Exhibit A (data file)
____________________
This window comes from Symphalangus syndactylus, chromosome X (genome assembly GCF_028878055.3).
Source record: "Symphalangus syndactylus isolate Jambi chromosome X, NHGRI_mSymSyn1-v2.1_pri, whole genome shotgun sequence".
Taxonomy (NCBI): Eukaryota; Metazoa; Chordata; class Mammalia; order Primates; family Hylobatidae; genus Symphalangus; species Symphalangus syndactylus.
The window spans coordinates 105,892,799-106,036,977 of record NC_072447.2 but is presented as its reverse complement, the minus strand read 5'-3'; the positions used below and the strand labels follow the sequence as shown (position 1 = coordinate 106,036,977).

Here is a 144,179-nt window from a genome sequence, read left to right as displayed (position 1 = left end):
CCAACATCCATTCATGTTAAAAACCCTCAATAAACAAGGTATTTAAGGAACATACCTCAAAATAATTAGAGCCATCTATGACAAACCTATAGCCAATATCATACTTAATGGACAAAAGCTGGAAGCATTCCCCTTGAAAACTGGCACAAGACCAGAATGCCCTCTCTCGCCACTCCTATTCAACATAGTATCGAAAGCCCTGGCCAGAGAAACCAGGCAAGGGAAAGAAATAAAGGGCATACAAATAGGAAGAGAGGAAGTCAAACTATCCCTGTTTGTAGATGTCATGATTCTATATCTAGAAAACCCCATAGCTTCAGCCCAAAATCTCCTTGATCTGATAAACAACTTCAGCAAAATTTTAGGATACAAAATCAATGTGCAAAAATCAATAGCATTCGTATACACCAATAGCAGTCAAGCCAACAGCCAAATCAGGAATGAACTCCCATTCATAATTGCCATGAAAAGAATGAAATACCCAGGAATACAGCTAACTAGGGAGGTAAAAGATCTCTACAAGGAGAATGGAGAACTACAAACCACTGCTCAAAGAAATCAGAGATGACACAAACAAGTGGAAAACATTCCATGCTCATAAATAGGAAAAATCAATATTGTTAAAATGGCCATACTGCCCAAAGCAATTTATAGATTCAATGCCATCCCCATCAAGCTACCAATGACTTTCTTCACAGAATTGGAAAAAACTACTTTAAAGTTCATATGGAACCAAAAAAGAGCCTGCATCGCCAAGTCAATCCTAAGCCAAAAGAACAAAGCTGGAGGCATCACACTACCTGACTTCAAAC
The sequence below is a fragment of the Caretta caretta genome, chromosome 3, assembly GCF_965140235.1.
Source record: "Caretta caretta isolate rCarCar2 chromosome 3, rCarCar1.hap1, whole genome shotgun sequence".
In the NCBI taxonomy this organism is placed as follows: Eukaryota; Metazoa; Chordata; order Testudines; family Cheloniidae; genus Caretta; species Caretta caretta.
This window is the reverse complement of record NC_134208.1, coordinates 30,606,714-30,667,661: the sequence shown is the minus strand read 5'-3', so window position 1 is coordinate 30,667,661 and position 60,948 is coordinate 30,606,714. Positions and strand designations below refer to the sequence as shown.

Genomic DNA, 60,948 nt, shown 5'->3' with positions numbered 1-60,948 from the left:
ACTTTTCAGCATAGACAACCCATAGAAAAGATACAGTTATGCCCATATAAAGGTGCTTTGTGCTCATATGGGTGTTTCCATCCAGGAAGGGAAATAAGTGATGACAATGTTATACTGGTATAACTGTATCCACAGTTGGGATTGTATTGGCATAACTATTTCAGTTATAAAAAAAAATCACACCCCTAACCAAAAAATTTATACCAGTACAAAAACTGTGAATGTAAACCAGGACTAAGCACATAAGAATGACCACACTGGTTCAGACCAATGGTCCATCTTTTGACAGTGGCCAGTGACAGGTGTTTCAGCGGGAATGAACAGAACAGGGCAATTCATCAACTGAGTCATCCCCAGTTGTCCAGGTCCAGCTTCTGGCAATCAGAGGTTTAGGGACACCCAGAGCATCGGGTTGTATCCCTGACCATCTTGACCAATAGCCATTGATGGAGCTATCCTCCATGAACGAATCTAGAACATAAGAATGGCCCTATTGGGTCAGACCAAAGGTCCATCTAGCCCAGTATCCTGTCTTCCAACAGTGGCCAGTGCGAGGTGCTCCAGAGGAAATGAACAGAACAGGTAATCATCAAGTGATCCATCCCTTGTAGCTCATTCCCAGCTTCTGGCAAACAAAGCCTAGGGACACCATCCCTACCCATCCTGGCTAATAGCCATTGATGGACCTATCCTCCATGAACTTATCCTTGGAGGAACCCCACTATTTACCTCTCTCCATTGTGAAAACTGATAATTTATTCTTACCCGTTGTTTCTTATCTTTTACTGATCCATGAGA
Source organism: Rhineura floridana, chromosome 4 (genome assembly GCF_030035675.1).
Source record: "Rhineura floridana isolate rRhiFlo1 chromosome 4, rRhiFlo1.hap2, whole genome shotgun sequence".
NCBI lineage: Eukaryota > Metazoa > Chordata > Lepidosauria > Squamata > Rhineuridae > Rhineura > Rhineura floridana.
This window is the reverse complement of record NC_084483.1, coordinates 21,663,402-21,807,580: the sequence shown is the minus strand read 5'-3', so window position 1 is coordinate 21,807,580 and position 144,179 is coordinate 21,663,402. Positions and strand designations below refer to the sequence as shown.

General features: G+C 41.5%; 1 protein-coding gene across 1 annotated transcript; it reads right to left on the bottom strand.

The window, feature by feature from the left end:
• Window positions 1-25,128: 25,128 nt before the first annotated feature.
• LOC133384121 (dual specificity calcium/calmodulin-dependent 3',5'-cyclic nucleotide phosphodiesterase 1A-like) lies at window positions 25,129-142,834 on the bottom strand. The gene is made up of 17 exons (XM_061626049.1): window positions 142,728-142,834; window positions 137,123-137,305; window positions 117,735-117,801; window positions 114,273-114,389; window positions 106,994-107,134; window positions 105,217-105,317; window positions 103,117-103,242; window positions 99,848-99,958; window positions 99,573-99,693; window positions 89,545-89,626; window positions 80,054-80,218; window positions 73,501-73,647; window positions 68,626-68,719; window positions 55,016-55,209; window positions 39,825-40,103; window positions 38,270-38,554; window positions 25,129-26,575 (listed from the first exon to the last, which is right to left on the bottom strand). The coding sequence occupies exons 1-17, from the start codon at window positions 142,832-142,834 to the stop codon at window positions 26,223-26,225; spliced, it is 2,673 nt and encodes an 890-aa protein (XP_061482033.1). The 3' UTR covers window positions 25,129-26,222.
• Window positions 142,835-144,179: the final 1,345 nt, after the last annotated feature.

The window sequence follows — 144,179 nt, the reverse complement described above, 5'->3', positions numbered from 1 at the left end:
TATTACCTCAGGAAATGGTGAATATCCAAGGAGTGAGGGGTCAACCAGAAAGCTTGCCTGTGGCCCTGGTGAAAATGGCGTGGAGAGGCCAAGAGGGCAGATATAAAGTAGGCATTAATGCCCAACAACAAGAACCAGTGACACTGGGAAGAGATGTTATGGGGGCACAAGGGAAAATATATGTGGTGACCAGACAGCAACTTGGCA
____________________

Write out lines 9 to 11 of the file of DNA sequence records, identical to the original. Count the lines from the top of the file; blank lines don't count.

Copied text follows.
In the NCBI taxonomy this organism is placed as follows: Eukaryota; Metazoa; Chordata; order Testudines; family Cheloniidae; genus Caretta; species Caretta caretta.
This window is the reverse complement of record NC_134208.1, coordinates 30,606,714-30,667,661: the sequence shown is the minus strand read 5'-3', so window position 1 is coordinate 30,667,661 and position 60,948 is coordinate 30,606,714. Positions and strand designations below refer to the sequence as shown.

Genomic DNA, 60,948 nt, shown 5'->3' with positions numbered 1-60,948 from the left: